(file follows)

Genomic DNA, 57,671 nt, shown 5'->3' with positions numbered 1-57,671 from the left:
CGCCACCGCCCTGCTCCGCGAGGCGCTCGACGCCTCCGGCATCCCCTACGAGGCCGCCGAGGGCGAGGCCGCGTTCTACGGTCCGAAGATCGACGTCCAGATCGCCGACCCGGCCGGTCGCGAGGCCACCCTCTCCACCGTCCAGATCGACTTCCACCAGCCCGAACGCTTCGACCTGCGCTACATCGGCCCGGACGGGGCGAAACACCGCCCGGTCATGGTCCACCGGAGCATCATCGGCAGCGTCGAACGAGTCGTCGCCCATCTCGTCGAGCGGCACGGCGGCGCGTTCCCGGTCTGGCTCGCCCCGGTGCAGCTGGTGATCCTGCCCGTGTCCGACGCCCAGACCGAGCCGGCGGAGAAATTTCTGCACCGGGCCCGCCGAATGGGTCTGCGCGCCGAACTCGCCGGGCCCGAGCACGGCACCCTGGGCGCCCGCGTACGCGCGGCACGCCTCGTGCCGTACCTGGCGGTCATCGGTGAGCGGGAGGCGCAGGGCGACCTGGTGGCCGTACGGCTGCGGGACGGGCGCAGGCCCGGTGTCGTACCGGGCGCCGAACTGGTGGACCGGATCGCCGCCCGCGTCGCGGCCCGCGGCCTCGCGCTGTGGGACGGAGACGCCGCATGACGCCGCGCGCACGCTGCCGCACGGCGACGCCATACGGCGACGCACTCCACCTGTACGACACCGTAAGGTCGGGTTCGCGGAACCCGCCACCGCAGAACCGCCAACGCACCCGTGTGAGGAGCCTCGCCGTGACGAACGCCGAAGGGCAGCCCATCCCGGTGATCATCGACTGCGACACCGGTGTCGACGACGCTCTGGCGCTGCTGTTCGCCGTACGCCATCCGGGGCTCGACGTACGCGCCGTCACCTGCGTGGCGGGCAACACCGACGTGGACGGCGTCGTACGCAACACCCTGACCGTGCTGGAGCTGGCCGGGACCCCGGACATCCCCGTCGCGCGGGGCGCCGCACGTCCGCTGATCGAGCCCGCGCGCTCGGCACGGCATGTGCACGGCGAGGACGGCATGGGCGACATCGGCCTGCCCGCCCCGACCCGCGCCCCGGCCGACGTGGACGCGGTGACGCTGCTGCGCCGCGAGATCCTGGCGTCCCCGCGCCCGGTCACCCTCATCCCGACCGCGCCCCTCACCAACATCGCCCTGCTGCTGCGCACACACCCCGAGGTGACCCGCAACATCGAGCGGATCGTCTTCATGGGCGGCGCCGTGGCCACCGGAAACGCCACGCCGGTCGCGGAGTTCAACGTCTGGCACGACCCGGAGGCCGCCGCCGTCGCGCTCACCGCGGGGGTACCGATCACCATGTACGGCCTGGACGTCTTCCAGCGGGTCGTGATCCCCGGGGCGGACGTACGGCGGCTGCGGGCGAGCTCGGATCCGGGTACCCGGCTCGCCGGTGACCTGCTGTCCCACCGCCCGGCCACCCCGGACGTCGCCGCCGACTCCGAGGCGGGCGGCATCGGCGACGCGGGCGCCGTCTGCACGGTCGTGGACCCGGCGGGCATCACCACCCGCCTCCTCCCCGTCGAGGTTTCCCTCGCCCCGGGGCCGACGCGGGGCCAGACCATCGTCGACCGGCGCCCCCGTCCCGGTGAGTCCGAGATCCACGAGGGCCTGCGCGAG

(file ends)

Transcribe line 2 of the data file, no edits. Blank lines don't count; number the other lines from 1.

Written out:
CGCCACCGCCCTGCTCCGCGAGGCGCTCGACGCCTCCGGCATCCCCTACGAGGCCGCCGAGGGCGAGGCCGCGTTCTACGGTCCGAAGATCGACGTCCAGATCGCCGACCCGGCCGGTCGCGAGGCCACCCTCTCCACCGTCCAGATCGACTTCCACCAGCCCGAACGCTTCGACCTGCGCTACATCGGCCCGGACGGGGCGAAACACCGCCCGGTCATGGTCCACCGGAGCATCATCGGCAGCGTCGAACGAGTCGTCGCCCATCTCGTCGAGCGGCACGGCGGCGCGTTCCCGGTCTGGCTCGCCCCGGTGCAGCTGGTGATCCTGCCCGTGTCCGACGCCCAGACCGAGCCGGCGGAGAAATTTCTGCACCGGGCCCGCCGAATGGGTCTGCGCGCCGAACTCGCCGGGCCCGAGCACGGCACCCTGGGCGCCCGCGTACGCGCGGCACGCCTCGTGCCGTACCTGGCGGTCATCGGTGAGCGGGAGGCGCAGGGCGACCTGGTGGCCGTACGGCTGCGGGACGGGCGCAGGCCCGGTGTCGTACCGGGCGCCGAACTGGTGGACCGGATCGCCGCCCGCGTCGCGGCCCGCGGCCTCGCGCTGTGGGACGGAGACGCCGCATGACGCCGCGCGCACGCTGCCGCACGGCGACGCCATACGGCGACGCACTCCACCTGTACGACACCGTAAGGTCGGGTTCGCGGAACCCGCCACCGCAGAACCGCCAACGCACCCGTGTGAGGAGCCTCGCCGTGACGAACGCCGAAGGGCAGCCCATCCCGGTGATCATCGACTGCGACACCGGTGTCGACGACGCTCTGGCGCTGCTGTTCGCCGTACGCCATCCGGGGCTCGACGTACGCGCCGTCACCTGCGTGGCGGGCAACACCGACGTGGACGGCGTCGTACGCAACACCCTGACCGTGCTGGAGCTGGCCGGGACCCCGGACATCCCCGTCGCGCGGGGCGCCGCACGTCCGCTGATCGAGCCCGCGCGCTCGGCACGGCATGTGCACGGCGAGGACGGCATGGGCGACATCGGCCTGCCCGCCCCGACCCGCGCCCCGGCCGACGTGGACGCGGTGACGCTGCTGCGCCGCGAGATCCTGGCGTCCCCGCGCCCGGTCACCCTCATCCCGACCGCGCCCCTCACCAACATCGCCCTGCTGCTGCGCACACACCCCGAGGTGACCCGCAACATCGAGCGGATCGTCTTCATGGGCGGCGCCGTGGCCACCGGAAACGCCACGCCGGTCGCGGAGTTCAACGTCTGGCACGACCCGGAGGCCGCCGCCGTCGCGCTCACCGCGGGGGTACCGATCACCATGTACGGCCTGGACGTCTTCCAGCGGGTCGTGATCCCCGGGGCGGACGTACGGCGGCTGCGGGCGAGCTCGGATCCGGGTACCCGGCTCGCCGGTGACCTGCTGTCCCACCGCCCGGCCACCCCGGACGTCGCCGCCGACTCCGAGGCGGGCGGCATCGGCGACGCGGGCGCCGTCTGCACGGTCGTGGACCCGGCGGGCATCACCACCCGCCTCCTCCCCGTCGAGGTTTCCCTCGCCCCGGGGCCGACGCGGGGCCAGACCATCGTCGACCGGCGCCCCCGTCCCGGTGAGTCCGAGATCCACGAGGGCCTGCGCGAG